Take another definition provided for “education” in the Oxford English Dictionary: “The process of ‘bringing up’ (young persons); the manner in which a person has been ‘brought up’ with reference to social situation, kind of manners and habits acquired, calling or employment prepared for, etc.” This definition seems to make more sense. High school and college are not absolutely necessary in becoming educated. The skills acquired while being “brought up” can often prove much more useful in real life than can twenty years of gaining knowledge in a high school or college situation.
Education for most people should begin outside of the classroom. What is learned in school should not be considered an education. A better word one should consider is knowledge, or perhaps knowledge of information. Knowledge is gained in school. And knowledge is not an education in itself. Once a person can take his nuggets of information and apply them to everyday things then that person can consider himself educated. Until then, a high school or college education is as good as a book of facts. It is useful if you need to know something but worthless unless the information within is relative to the situation.
We have to learn during all of our lifetime. Since we were small, we have to learn how to stand, walk, talk,… Getting older, we learn about the world, why the leaves are green, why human can talk, why we need to communicate with others and how to make an effective conversation,… We can’t know anything if we don’t learn. But where and how we learn? The following essay can answer that question to some extents by defining two terms “education” and “personal development”.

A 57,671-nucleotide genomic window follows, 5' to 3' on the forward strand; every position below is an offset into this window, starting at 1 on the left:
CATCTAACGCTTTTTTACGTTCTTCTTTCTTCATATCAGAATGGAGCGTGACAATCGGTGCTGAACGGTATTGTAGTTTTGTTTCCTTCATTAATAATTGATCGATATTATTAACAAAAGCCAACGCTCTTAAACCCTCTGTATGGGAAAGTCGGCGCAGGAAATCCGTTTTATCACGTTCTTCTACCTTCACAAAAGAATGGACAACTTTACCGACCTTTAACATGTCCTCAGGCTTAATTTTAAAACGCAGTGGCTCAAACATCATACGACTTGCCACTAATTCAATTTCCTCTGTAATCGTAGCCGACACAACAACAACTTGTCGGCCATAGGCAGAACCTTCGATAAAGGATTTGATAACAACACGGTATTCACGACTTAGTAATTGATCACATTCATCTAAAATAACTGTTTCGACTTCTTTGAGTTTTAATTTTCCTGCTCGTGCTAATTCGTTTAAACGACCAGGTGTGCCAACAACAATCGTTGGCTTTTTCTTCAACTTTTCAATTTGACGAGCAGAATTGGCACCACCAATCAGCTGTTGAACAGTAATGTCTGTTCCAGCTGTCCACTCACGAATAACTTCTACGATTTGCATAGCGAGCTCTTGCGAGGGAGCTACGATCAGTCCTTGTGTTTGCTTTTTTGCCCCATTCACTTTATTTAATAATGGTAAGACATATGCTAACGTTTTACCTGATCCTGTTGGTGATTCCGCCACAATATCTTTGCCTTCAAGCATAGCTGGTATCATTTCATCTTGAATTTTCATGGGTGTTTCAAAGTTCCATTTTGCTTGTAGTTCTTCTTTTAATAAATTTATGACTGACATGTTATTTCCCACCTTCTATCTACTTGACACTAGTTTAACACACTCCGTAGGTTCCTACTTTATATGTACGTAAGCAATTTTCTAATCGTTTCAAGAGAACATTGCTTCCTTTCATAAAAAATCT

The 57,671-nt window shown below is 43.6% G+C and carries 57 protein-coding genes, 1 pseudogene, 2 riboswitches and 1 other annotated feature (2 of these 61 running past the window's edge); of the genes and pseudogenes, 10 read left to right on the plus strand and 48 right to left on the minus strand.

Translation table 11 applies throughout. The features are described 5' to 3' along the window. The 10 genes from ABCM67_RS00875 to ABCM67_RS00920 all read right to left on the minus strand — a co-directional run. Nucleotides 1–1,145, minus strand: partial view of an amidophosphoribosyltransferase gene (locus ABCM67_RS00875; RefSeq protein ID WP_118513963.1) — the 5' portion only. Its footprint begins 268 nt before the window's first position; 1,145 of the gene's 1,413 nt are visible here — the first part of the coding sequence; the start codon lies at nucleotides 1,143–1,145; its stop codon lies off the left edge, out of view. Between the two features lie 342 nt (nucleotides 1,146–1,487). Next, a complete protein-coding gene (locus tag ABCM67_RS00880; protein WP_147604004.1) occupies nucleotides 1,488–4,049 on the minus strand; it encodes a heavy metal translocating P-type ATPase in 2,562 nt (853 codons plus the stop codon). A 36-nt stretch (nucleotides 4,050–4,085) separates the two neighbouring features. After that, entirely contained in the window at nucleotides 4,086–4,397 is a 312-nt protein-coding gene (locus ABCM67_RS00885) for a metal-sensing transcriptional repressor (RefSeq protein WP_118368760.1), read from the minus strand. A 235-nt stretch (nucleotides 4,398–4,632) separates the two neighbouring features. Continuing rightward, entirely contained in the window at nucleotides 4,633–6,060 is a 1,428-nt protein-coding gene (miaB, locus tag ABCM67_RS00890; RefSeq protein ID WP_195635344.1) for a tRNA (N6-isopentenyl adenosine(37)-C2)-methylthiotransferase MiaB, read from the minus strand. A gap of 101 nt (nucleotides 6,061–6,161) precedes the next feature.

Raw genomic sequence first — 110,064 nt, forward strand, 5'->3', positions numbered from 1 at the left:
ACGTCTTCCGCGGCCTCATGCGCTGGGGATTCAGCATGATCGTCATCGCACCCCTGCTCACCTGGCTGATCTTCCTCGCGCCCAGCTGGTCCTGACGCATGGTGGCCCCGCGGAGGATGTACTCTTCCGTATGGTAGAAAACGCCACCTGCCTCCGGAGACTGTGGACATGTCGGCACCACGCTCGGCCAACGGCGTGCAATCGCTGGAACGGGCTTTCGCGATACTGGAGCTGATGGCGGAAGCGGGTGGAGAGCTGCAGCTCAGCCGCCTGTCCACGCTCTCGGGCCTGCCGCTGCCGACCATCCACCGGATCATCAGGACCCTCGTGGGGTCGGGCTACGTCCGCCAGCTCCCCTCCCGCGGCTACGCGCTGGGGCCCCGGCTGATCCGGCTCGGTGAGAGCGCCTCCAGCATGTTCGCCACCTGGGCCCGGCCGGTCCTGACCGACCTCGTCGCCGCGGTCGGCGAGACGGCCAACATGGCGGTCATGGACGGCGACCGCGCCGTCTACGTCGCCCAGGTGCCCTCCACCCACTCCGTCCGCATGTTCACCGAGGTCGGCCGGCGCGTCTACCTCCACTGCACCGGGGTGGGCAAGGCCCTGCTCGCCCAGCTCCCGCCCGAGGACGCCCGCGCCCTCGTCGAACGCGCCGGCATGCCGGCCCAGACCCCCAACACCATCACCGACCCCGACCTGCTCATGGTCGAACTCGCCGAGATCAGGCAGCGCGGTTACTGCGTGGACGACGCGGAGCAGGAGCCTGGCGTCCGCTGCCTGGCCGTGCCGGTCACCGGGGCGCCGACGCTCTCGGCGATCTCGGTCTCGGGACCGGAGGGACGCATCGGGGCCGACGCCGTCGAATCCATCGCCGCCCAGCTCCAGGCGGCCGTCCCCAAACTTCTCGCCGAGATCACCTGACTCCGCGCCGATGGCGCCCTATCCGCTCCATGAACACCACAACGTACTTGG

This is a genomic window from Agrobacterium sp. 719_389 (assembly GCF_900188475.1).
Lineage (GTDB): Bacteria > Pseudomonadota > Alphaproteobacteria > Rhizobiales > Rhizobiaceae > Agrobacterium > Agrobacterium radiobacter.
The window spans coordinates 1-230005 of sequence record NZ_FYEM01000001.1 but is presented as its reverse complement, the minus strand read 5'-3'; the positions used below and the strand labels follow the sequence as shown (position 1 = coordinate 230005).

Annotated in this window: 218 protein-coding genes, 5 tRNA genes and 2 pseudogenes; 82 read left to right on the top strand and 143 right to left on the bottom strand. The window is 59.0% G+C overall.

Education in its general sense is a form of learning in which the knowledge, skills, and habits of a group of people are transferred from one generation to the next through teaching, training, or research. Education frequently takes place under the guidance of others, but may also be self-learning (Wikipedia). Dictionary.com defines education as a process of acquiring general knowledge, promoting the powers of reasoning and judgment, and of preparing individuals scholarly knowledge for mature life. Finally, Oxforddictionaries.com offers the definition of education as the process of receiving or giving systematic instruction, especially at a school or university.
These are the common interpretations of education. As can be observed, all of them contain several key words: knowledge, giving, acquiring, teaching,… Briefly, education is defined as the process of learning and acquiring information.
The word education is derived from Latin word educare which means ‘to nourish’, ‘to bring up’, and ‘to rise’. This means, educating a child means nourishing or bringing up the child according to certain ends or aims. Education is also derived from another Latin world educere. Education as educere is more acceptable as it means leading an individual out of darkness into light…
The most generally accepted forms of education are connected with years of schooling with variety of subjects, that is called formal education. Formal education refers to systems of schooling with levels respectively: preschools, primary schools, secondary schools, higher education (tertiaries, universities…). Formal education is based on curriculum, a set of courses and interaction between instructors and students.
However, in fact, not only learning at school is considered education. Beside formal education, there are also informal education and non-formal education.